(Recasts, adds Freddie note sale, foreign demand, quotes,
NEW YORK, Sept 3 Fannie Mae FNM.N and Freddie
Mac FRE.N drew solid demand for $5 billion of new securities
on Wednesday even as large overseas investors cut their
exposure to the two troubled housing finance companies.
The latest sales underscored their continued access to debt
funding that is key to running their businesses and supporting
the U.S. housing market.
Freddie Mac sold $3 billion of two-year notes to yield
0.975 percentage point more than Treasuries, up from 0.88 point
at its July sale of the same maturity.
Investors were heartened that Asian demand rose slightly
from the prior offering given that overseas investment has
fallen off in recent months after the pair reported more than
$13 billion in losses.
Traders said the Freddie note issue attracted more orders
than the amount offered, and the yield premium shaved to about
96 basis points soon after the pricing.
"This seems to be the pattern. They announce a deal, it
widens out that sector, the deal goes well and the entire
market snaps in as soon it gets the news on how it went," said
Brandon Wann, senior vice president of government and agency
trading at Vining Sparks in Memphis, Tennessee.
When Freddie Mac announced the note sale on Tuesday the
initial spread talk was 95.5 basis points, but the spread at
the pricing increased as agencies generally underperformed
Treasuries on Wednesday.
"Until we get some more news out of the Treasury on how
they're going to treat Fannie and Freddie, if we get any, I
think that the supply will trade on a similar pattern where it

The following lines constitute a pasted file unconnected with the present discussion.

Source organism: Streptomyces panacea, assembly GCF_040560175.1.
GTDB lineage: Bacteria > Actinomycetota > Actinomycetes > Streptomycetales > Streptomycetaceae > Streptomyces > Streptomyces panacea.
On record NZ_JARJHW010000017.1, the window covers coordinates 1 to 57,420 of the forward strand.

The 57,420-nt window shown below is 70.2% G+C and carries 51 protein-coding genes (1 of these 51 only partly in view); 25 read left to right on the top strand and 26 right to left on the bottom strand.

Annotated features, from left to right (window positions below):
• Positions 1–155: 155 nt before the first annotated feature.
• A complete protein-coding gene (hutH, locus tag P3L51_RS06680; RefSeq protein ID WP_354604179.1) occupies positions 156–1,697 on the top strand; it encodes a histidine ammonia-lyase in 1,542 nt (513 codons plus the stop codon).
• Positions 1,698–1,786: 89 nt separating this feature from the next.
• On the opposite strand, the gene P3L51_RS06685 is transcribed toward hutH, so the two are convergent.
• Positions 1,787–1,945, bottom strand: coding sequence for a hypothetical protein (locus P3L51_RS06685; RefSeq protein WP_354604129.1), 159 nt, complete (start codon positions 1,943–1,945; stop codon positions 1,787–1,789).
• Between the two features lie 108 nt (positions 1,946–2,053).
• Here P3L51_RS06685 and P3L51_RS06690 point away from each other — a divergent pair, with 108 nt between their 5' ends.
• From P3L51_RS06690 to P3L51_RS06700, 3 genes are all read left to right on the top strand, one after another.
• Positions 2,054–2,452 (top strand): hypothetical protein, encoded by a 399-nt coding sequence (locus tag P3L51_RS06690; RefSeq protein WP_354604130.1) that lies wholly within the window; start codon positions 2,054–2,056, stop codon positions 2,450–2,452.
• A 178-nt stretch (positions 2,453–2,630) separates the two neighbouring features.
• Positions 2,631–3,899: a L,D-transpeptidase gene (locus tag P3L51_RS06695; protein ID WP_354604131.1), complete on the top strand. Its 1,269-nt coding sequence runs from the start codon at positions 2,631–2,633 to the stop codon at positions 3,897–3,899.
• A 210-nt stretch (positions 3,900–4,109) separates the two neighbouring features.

widens out just before pricing and then if the deal goes okay
the deal should trade well," Wann added.
The government has said it may have to intervene and
provide funding for the two companies should their financial
Freddie Mac said it sold 53 percent of the new two-year
notes to investors in North America, 34 percent to accounts in
Asia, 11 percent in buyers in Europe and 2 percent in other
In Freddie Mac's July $3 billion two-year offering, 35.9
percent was placed in North America, 32.6 percent in Asia, 28.2
percent in Europe and 3.4 percent to others.
Central banks and investment managers were the biggest
buyers for the new issue, each accounting for 39 percent of the
securities, based on preliminary figures.
The degree of foreign investment has been scrutinized as
Fed data have shown central banks shedding agency-related
assets all through the latter half of the summer.
Bank of China (601988.SS), for example, late last month
said it had reduced its holdings of securities tied to Freddie
Mac and Fannie Mae to $12.67 billion from $17.3 billion.
Shares of Freddie Mac were up about 1 percent while shares
of Fannie Mae were down about 1 percent at midday.
To read more on Fannie Mae's bill auctions on Wednesday
click on [ID:nN03430111] and to see Freddie Mac's note sale
results click on [ID:nWNAB9256].
(Reporting by Lynn Adler; Editing by Tom Hals)